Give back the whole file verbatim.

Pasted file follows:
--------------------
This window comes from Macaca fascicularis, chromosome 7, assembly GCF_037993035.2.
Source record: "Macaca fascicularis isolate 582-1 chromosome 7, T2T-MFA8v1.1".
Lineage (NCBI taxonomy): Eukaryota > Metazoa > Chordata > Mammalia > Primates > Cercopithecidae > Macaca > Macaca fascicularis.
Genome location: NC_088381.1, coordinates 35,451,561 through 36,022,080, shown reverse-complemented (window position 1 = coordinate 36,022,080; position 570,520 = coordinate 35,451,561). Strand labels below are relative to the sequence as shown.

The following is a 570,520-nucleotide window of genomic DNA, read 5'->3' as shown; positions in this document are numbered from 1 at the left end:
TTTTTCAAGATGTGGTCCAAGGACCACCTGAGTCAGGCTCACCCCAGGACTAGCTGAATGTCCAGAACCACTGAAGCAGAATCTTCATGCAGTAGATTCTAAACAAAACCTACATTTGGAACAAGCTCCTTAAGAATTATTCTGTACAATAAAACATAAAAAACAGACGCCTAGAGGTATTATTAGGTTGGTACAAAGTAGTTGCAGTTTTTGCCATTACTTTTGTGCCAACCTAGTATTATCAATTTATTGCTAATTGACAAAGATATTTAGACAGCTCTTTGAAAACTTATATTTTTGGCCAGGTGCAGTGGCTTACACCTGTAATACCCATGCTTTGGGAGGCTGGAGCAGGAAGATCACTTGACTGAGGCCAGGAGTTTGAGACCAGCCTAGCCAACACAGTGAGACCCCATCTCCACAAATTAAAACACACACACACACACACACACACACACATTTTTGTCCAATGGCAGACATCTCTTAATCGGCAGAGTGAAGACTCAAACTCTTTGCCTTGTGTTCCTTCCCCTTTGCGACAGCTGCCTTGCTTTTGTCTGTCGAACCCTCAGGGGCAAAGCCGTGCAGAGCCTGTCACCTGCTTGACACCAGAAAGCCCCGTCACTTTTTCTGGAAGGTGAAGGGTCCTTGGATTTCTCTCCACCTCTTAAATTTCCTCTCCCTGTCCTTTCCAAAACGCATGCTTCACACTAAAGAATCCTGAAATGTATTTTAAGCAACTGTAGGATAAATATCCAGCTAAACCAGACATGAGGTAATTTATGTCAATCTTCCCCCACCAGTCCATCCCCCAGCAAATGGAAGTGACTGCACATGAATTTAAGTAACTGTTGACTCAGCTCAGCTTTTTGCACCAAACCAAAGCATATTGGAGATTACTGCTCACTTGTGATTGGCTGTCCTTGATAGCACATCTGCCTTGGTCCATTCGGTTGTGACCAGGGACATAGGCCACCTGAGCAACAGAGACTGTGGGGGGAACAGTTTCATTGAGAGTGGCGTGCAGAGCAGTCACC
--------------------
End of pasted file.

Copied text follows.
This window comes from Macaca fascicularis, chromosome 7, assembly GCF_037993035.2.
Source record: "Macaca fascicularis isolate 582-1 chromosome 7, T2T-MFA8v1.1".
Lineage (NCBI taxonomy): Eukaryota > Metazoa > Chordata > Mammalia > Primates > Cercopithecidae > Macaca > Macaca fascicularis.
Genome location: NC_088381.1, coordinates 35,451,561 through 36,022,080, shown reverse-complemented (window position 1 = coordinate 36,022,080; position 570,520 = coordinate 35,451,561). Strand labels below are relative to the sequence as shown.

The following is a 570,520-nucleotide window of genomic DNA, read 5'->3' as shown; positions in this document are numbered from 1 at the left end:
TTTTTCAAGATGTGGTCCAAGGACCACCTGAGTCAGGCTCACCCCAGGACTAGCTGAATGTCCAGAACCACTGAAGCAGAATCTTCATGCAGTAGATTCTAAACAAAACCTACATTTGGAACAAGCTCCTTAAGAATTATTCTGTACAATAAAACATAAAAAACAGACGCCTAGAGGTATTATTAGGTTGGTACAAAGTAGTTGCAGTTTTTGCCATTACTTTTGTGCCAACCTAGTATTATCAATTTATTGCTAATTGACAAAGATATTTAGACAGCTCTTTGAAAACTTATATTTTTGGCCAGGTGCAGTGGCTTACACCTGTAATACCCATGCTTTGGGAGGCTGGAGCAGGAAGATCACTTGACTGAGGCCAGGAGTTTGAGACCAGCCTAGCCAACACAGTGAGACCCCATCTCCACAAATTAAAACACACACACACACACACACACACACACATTTTTGTCCAATGGCAGACATCTCTTAATCGGCAGAGTGAAGACTCAAACTCTTTGCCTTGTGTTCCTTCCCCTTTGCGACAGCTGCCTTGCTTTTGTCTGTCGAACCCTCAGGGGCAAAGCCGTGCAGAGCCTGTCACCTGCTTGACACCAGAAAGCCCCGTCACTTTTTCTGGAAGGTGAAGGGTCCTTGGATTTCTCTCCACCTCTTAAATTTCCTCTCCCTGTCCTTTCCAAAACGCATGCTTCACACTAAAGAATCCTGAAATGTATTTTAAGCAACTGTAGGATAAATATCCAGCTAAACCAGACATGAGGTAATTTATGTCAATCTTCCCCCACCAGTCCATCCCCCAGCAAATGGAAGTGACTGCACATGAATTTAAGTAACTGTTGACTCAGCTCAGCTTTTTGCACCAAACCAAAGCATATTGGAGATTACTGCTCACTTGTGATTGGCTGTCCTTGATAGCACATCTGCCTTGGTCCATTCGGTTGTGACCAGGGACATAGGCCACCTGAGCAACAGAGACTGTGGGGGGAACAGTTTCATTGAGAGTGGCGTGCAGAGCAGTCACC